4. To get credit, you need credit.
Would you lend to someone you knew nowt about? How about someone who's not repaid others in the past? No, and nor will lenders.
Credit scoring predicts your future behaviour based on your past. So no credit history, or one that makes you look a bad credit citizen, usually means rejection.
The bizarre solution is to get a credit card, do £50-£100/mth of normal spending (never withdraw cash) & repay IN FULL each month to avoid interest. The safest way is via direct debit so you're never late. After 6mths to a year, you'll start to gain a history as a good credit citizen.
The catch-22 is how to get accepted if you've poor credit. The solution's specialist credit (re)build cards, and our eligibility calc shows which you're most likely to get. The two top picks are...
- Aqua Advance* which gives a £20 Amazon voucher after 2 months.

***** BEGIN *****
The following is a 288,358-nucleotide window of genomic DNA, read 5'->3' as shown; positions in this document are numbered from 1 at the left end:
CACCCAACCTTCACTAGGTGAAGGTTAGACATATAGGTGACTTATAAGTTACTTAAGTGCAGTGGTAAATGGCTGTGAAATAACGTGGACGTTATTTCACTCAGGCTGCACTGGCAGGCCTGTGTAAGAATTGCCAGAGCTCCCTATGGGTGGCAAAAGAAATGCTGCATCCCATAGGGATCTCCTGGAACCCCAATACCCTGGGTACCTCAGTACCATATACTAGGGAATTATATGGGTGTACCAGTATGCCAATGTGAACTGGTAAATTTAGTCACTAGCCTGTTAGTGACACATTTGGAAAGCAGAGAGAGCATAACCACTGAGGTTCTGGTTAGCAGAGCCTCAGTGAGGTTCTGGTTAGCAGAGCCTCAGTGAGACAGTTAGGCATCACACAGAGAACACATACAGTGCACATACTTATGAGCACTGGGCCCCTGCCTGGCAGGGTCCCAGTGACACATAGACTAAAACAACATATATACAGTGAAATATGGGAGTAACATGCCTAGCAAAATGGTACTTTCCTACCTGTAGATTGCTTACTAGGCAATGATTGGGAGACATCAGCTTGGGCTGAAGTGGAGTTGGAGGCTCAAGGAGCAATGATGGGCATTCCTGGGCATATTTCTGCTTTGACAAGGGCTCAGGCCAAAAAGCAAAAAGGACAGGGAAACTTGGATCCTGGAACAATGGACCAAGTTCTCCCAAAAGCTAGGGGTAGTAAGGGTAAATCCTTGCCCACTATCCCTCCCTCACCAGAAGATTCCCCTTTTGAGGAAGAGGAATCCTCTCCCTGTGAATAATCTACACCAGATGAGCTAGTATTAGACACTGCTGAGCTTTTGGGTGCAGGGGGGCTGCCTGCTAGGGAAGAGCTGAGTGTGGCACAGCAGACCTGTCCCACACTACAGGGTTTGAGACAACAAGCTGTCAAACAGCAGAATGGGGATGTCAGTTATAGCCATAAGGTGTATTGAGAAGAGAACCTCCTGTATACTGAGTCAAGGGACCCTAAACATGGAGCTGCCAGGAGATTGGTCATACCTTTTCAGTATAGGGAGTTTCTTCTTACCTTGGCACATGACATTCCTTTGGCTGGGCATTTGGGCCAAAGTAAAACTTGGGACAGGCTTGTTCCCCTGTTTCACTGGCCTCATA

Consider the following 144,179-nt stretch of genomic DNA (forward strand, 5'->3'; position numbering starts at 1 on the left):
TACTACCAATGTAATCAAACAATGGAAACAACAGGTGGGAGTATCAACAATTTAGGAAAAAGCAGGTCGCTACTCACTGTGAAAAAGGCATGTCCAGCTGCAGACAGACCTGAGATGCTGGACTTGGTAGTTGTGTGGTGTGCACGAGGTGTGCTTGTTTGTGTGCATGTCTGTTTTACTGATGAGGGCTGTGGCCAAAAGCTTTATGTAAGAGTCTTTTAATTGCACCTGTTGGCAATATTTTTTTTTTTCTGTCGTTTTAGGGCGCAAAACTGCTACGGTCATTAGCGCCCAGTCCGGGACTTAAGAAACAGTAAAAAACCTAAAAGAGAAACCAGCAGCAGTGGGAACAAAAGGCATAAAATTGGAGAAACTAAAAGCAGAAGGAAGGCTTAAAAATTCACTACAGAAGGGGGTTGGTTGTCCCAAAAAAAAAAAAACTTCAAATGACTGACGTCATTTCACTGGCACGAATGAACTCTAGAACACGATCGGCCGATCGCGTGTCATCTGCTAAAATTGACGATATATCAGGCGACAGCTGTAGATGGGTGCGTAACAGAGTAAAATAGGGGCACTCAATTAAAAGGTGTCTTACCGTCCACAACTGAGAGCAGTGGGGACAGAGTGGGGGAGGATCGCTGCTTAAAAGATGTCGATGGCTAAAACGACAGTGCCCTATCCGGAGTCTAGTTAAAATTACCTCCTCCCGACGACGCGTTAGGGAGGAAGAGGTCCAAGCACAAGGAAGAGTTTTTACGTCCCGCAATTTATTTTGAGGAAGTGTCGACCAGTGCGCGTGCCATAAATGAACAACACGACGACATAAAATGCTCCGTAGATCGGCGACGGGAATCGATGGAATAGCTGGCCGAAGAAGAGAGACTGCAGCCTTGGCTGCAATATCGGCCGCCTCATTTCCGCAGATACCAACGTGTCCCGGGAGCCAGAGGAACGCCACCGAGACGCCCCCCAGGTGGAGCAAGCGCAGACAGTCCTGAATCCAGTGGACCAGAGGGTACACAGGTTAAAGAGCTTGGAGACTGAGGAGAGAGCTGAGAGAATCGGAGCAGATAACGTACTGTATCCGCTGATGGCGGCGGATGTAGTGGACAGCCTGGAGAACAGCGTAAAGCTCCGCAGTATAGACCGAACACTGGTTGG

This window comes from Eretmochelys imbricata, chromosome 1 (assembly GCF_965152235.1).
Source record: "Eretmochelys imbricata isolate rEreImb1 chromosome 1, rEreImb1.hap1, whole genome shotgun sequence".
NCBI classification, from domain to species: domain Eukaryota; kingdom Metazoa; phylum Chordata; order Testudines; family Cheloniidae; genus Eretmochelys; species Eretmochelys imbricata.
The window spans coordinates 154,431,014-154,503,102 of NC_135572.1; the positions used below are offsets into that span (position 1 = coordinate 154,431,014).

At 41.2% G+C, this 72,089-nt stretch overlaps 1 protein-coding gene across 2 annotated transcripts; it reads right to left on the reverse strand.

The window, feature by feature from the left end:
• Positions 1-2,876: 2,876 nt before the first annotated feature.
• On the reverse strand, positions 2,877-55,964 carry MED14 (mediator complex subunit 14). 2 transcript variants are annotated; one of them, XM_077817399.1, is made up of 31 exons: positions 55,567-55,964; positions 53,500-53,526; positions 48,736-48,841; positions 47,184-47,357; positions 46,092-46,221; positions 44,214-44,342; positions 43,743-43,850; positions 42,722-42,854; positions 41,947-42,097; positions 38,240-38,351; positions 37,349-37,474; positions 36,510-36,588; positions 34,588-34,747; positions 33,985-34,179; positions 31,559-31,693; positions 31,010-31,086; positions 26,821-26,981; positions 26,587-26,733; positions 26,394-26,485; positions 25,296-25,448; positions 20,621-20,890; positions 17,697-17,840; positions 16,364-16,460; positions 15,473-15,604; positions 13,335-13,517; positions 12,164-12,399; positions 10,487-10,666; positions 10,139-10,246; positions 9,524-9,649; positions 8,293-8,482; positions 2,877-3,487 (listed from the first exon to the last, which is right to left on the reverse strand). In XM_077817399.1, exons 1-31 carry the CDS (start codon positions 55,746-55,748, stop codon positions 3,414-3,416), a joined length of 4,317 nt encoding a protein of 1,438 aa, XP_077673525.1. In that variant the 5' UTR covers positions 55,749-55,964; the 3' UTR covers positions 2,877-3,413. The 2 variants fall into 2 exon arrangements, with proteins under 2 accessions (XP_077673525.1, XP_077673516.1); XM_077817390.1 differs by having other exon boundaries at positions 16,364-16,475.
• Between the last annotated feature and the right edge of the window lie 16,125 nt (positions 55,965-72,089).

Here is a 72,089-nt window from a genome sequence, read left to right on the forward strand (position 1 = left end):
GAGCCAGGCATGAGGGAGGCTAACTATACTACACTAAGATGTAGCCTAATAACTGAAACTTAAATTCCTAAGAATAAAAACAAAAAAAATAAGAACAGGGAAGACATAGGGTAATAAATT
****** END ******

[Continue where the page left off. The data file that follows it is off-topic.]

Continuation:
- Aqua Reward * which gives 0.5% cashback.
Both these are a horrid 34.9% rep APR if you don't repay in full, so make sure you do. If you can't get these, the last resort is the Credit Improver package, which costs £4/mth.
5. What do they actually know about you?
Lenders' info comes from three sources - and they plug in all of these to score you:
(i) Your application form tells them crucial 'affordability info' and more.
(ii) Any past dealings you've had with them. So a lender you've banked with has more info on you - sometimes good, sometimes not.
(iii) Your credit reference files, which include electoral roll info, products you have, court judgments & more.
As for whether they know if you've speeding points, a criminal record and more, see our full list of what they really know about you.
PS: Are you due £100s back from Experian's CreditExpert?
If you paid for Experian's £15/mth credit monitoring service from 2011 to 2014, you may have been unfairly sold part of it. Our Credit Expert Reclaiming guide shows how to get the cash back, as Dee did: "I sent Experian the template letter and received a payment of £243.59."
This article first appeared in the weekly email on 2 March 2016.